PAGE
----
We talked about discomfort and tension and our memories,  past and present, of fractures and division within our own  community. Changes in language, terms and acronyms; who  what is for, who should do what work; pain, labour, privilege,  and the differences between, information, education and  activation.

We talked about the difference between knowledge and  acknowledgment; being alongside, learning from one another;  from those whose bones have built our dreams; from those we  donʼt yet know and what it would be like if we could invite that  breadth of lived experience to come along and be made  welcome.




Lie down with me and touch

ʻI learn my most lasting lessons about difference by closely  attending the ways in which the differences inside me lie down  together.ʼ 

Lorde, Audre (1988: 116)  

Enmeshed in these conversations about our interruptions and inspirations were functional fundamentals, thinking about pragmatics, ease and access: When and where we did go out and how easy (or not) that was. We talked about how  historically queer parties have happened in spaces on the  edges, underground and fringe, in lofts, apartments, warehouses that are often inaccessible – out of hours and out  of town.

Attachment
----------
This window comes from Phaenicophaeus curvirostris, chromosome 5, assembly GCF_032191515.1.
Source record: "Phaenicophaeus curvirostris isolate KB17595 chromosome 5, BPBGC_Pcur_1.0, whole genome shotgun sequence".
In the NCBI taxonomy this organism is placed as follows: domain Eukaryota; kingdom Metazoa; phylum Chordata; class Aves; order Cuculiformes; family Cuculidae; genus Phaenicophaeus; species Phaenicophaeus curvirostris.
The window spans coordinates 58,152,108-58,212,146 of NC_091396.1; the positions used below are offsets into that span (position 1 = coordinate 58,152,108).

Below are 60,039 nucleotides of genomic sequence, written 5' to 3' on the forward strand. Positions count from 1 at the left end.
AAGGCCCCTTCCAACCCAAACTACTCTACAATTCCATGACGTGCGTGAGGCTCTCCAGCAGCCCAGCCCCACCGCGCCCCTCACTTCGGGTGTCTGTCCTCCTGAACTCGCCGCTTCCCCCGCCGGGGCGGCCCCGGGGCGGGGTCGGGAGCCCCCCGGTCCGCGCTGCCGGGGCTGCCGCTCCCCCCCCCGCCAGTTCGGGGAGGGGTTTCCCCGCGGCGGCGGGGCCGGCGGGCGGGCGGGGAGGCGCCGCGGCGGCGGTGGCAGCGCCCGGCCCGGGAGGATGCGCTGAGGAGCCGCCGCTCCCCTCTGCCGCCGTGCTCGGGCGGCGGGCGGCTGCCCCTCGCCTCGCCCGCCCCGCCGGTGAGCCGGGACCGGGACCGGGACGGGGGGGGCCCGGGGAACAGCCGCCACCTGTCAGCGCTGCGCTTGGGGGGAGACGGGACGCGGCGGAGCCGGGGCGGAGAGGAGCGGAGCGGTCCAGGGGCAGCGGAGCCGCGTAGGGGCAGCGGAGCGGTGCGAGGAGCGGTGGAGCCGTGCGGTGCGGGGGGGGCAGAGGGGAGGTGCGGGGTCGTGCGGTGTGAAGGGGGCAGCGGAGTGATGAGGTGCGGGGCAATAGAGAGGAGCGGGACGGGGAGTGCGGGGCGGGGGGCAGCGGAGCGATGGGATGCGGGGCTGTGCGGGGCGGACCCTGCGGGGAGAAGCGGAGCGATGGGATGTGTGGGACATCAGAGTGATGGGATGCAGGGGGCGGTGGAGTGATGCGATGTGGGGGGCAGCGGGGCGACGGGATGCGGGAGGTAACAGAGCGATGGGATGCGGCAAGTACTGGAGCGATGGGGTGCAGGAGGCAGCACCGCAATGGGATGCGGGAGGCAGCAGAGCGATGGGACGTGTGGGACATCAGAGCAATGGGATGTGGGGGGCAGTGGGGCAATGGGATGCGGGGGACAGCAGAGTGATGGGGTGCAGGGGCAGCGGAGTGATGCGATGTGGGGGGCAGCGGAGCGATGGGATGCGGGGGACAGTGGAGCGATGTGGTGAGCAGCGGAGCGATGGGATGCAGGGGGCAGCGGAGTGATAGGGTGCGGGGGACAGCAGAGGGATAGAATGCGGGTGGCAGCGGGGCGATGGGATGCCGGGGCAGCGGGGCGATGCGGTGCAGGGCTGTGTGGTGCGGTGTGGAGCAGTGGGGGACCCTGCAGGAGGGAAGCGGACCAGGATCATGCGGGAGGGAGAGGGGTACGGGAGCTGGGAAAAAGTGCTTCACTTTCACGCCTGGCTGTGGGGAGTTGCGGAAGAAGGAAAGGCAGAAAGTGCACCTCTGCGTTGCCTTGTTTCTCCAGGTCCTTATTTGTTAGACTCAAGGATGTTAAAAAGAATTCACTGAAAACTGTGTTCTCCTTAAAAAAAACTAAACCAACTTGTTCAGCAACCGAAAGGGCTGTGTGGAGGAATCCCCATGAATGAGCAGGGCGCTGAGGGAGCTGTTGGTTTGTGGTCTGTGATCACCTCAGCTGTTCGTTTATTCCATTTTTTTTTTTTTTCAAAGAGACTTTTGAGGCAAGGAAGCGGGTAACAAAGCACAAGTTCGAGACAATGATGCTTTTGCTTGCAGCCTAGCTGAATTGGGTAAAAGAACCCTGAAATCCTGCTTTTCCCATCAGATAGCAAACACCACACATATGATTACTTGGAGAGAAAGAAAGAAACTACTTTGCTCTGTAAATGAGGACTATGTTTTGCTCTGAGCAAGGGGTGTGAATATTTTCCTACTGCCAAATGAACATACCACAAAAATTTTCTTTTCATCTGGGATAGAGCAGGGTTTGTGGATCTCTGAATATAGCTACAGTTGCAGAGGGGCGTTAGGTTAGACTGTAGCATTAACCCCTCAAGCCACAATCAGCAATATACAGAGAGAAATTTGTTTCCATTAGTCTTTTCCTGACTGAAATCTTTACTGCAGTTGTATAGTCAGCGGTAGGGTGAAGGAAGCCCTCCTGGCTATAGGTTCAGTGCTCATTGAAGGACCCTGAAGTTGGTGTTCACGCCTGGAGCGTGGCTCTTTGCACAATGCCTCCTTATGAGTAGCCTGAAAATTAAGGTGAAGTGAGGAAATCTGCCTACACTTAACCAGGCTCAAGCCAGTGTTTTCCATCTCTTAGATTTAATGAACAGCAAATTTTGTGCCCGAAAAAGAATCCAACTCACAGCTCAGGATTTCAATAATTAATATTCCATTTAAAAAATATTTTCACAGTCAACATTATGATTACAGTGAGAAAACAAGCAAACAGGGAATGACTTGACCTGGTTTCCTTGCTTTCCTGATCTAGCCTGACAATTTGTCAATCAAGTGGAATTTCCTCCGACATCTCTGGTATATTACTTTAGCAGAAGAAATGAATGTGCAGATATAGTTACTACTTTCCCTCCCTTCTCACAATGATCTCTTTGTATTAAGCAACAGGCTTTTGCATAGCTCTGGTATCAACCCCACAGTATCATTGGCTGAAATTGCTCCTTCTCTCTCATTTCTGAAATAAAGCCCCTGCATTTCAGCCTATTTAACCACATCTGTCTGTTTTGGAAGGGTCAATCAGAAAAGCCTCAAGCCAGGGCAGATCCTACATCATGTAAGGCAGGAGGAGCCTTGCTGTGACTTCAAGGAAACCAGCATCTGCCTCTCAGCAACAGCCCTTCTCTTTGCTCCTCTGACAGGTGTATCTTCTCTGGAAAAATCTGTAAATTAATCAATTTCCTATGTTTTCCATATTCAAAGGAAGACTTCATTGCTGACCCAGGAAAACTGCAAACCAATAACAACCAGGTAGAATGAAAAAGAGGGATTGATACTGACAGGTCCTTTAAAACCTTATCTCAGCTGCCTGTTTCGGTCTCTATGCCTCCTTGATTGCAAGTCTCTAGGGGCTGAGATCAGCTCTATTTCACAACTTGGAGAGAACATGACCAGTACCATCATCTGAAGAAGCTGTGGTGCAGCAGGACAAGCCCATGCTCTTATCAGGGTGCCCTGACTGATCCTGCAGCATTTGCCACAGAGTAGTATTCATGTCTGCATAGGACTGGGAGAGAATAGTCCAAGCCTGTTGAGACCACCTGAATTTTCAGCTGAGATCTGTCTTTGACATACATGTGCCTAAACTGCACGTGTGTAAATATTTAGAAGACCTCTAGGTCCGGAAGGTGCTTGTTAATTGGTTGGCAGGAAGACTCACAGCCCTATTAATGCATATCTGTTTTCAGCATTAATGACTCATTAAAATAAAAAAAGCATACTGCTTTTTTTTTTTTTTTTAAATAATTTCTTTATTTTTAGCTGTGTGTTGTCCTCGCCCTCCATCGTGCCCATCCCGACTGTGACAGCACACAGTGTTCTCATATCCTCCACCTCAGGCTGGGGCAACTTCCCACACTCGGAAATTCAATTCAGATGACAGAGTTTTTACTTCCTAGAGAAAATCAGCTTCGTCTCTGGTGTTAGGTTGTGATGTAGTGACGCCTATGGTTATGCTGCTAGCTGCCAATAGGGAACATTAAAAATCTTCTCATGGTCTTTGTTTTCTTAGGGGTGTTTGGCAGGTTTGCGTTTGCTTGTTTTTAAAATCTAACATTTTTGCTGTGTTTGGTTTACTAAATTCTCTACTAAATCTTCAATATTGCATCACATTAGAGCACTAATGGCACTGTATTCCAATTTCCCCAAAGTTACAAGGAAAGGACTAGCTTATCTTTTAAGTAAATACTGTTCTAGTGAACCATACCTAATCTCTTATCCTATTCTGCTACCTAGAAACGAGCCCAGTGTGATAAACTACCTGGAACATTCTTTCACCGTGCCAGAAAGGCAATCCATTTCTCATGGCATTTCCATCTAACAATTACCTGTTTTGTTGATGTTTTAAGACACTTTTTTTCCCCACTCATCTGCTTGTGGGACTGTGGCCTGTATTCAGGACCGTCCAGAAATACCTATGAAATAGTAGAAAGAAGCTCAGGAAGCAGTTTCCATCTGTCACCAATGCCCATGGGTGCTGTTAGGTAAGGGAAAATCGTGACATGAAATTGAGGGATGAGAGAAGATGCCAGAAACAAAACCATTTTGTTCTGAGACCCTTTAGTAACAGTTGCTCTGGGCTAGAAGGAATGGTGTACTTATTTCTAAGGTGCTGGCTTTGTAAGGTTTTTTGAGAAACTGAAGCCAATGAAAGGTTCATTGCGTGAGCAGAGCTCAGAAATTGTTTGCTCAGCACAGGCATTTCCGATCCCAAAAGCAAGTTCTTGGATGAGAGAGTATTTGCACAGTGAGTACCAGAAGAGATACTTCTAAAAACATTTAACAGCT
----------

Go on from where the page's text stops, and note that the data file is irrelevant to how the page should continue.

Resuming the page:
We talked about the kinds of conditions that mattered to us:  accessible spaces, good free/affordable transport; the sorts of  things that get weighed up when deciding to venture out. Like  demands on energy; do I have enough spoonʼs; whatʼs my  capacity; my sense of safety – will there be folk like me, even if  Iʼm on my own.